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Comics and High Art in the 1960s:

A Stylistic Comparison

How Artists in the 1960s Changed Changed the Way We View The Comic Book

Featuring an analysis of the work of Roy Lichtenstein and Joe Brainard


Roy Lichtenstein

The Champion of Pop Art

Roy Lichtenstein is a Pop Art painter who first rose to prominence in the 1960s for his large-scale paintings of comic panels, especially superhero or wartime comics. His initial rise to fame was filled with controversy from both the high art world and the comic book community. Comics at that time were considered one of the lowest forms of art by high art critics because of their ephemeral nature and strong ties to commercialism and - by extension – advertisement (gasp!). Criticism of his art included a "failure to rise to a level of aesthetic seriousness...through its choice of subject matter" and that "most of [his works] have nothing to say at all (Beaty, 2004)." In addition, Lichtenstein’s heavy reliance on already existing comic panels - even replicating exact colors and composition - has proved to be a sticking point for the comic community, who have been waiting a long time for their artists to be recognized and comic books accepted as a form of high art. However, the critics' opinions began to change as they realized the differences between what Lichtenstein work and that of a comics artist.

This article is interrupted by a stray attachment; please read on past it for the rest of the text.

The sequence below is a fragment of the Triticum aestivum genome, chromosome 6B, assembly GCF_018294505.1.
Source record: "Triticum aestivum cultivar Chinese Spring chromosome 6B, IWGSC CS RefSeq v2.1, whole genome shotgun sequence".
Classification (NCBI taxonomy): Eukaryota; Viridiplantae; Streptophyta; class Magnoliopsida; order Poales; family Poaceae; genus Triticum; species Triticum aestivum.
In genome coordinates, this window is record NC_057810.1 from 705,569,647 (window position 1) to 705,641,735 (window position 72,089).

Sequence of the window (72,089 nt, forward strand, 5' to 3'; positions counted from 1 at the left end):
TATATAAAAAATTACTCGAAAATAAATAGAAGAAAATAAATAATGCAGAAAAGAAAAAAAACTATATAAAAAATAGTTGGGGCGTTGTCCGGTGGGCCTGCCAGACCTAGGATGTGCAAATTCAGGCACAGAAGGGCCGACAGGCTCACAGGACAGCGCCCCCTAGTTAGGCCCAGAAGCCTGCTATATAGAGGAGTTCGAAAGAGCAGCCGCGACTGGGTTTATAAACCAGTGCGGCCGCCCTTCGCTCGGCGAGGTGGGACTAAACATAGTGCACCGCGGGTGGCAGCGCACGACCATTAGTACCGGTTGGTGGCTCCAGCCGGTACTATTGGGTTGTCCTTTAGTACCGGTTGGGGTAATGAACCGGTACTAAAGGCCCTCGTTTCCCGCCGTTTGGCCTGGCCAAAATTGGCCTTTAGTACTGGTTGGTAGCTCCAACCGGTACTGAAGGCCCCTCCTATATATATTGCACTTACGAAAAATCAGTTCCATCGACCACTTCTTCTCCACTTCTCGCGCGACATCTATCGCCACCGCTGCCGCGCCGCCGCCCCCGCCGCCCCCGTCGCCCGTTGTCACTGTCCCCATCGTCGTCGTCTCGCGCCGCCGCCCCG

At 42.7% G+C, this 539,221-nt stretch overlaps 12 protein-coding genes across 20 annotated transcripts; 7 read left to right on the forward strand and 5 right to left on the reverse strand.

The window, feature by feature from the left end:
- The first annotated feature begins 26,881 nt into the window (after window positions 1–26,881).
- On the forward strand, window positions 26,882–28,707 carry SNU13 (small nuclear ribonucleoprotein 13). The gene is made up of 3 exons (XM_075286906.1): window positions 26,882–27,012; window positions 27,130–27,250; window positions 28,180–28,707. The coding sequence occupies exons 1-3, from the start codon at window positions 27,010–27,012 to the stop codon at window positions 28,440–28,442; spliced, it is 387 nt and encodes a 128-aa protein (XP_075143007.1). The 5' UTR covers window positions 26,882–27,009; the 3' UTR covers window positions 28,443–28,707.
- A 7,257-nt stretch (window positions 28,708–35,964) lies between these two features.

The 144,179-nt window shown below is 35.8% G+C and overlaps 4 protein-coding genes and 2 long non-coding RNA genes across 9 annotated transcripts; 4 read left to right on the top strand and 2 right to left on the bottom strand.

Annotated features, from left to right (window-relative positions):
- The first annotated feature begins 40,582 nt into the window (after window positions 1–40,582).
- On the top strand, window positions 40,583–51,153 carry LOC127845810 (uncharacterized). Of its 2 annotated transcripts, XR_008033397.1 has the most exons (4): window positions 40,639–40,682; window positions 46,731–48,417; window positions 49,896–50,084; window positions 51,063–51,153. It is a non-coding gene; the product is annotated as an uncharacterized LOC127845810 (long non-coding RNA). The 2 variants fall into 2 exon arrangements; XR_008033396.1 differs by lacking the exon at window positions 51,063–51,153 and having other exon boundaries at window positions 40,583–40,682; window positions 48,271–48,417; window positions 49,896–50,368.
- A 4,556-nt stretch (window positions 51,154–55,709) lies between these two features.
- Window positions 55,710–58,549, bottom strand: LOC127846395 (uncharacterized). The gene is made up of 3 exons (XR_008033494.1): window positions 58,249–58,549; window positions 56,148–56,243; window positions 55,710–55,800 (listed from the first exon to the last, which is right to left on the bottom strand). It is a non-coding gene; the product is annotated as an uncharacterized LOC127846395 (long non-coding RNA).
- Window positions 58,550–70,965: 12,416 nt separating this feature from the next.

With the increasing success of the Pop Art movement, Lichenstein’s reputation and clout as a high artist has been more than redeemed in the years following. Almost sixty years after his very first one-man art show at Leo Castelli’s gallery in 1962, his pieces are some of the most sought-after works of contemporary art. One painting, Masterpiece, was sold for $165 million in 2017 and is currently one of the ten most expensive paintings ever sold, according to Robert Frank of CNBC. Interestingly enough, Lichtenstein’s relations with the comic community have done the opposite; the more the art world praises him, the more that the comic book fans and artists despise him.